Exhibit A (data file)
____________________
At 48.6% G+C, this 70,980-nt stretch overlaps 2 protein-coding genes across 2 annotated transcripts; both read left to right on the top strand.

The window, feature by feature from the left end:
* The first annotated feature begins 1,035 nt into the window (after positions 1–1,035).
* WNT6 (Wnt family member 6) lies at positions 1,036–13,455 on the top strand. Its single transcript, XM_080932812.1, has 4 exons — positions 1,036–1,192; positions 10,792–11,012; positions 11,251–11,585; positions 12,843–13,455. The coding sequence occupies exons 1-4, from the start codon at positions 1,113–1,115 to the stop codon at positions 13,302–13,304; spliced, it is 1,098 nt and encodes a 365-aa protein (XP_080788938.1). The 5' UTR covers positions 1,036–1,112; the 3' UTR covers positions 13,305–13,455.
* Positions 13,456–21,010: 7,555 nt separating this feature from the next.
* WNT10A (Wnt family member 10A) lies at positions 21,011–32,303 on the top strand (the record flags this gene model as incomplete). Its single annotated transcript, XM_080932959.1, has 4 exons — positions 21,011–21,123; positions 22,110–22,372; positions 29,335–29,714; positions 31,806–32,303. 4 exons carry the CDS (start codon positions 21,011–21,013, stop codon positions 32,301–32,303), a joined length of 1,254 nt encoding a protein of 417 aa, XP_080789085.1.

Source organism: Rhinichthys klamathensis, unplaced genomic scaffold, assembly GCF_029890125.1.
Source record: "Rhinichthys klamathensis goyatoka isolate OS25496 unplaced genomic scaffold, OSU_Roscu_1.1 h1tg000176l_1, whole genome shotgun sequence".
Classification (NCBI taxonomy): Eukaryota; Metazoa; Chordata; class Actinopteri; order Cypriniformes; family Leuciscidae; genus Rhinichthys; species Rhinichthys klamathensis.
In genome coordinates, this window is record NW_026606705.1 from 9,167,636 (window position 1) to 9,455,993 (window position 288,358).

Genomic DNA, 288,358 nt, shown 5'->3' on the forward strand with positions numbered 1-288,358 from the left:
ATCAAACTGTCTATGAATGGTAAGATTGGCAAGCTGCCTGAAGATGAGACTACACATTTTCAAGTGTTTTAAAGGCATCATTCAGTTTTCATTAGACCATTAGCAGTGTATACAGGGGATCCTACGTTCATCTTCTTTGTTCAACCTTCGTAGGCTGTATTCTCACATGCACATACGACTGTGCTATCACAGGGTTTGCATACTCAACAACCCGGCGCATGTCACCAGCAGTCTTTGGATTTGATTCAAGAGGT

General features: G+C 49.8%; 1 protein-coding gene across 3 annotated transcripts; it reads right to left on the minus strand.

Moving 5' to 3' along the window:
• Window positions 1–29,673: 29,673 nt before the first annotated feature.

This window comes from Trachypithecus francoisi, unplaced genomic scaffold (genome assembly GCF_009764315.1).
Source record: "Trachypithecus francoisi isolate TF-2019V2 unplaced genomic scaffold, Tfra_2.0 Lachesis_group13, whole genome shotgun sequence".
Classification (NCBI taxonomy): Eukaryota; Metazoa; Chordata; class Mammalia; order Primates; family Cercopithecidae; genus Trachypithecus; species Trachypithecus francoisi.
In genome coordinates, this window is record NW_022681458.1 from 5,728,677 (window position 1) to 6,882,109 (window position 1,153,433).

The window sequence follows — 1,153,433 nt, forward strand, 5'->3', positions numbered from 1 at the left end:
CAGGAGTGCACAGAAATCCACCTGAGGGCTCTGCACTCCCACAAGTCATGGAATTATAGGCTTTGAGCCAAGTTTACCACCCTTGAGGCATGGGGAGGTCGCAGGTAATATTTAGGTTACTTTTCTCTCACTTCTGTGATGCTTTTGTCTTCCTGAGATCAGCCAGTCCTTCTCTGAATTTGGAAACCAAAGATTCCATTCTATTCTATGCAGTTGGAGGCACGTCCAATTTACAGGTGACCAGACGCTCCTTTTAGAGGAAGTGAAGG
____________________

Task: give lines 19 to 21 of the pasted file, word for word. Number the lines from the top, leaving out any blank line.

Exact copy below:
In genome coordinates, this window is record NW_022681458.1 from 5,728,677 (window position 1) to 6,882,109 (window position 1,153,433).

The window sequence follows — 1,153,433 nt, forward strand, 5'->3', positions numbered from 1 at the left end:
CAGGAGTGCACAGAAATCCACCTGAGGGCTCTGCACTCCCACAAGTCATGGAATTATAGGCTTTGAGCCAAGTTTACCACCCTTGAGGCATGGGGAGGTCGCAGGTAATATTTAGGTTACTTTTCTCTCACTTCTGTGATGCTTTTGTCTTCCTGAGATCAGCCAGTCCTTCTCTGAATTTGGAAACCAAAGATTCCATTCTATTCTATGCAGTTGGAGGCACGTCCAATTTACAGGTGACCAGACGCTCCTTTTAGAGGAAGTGAAGG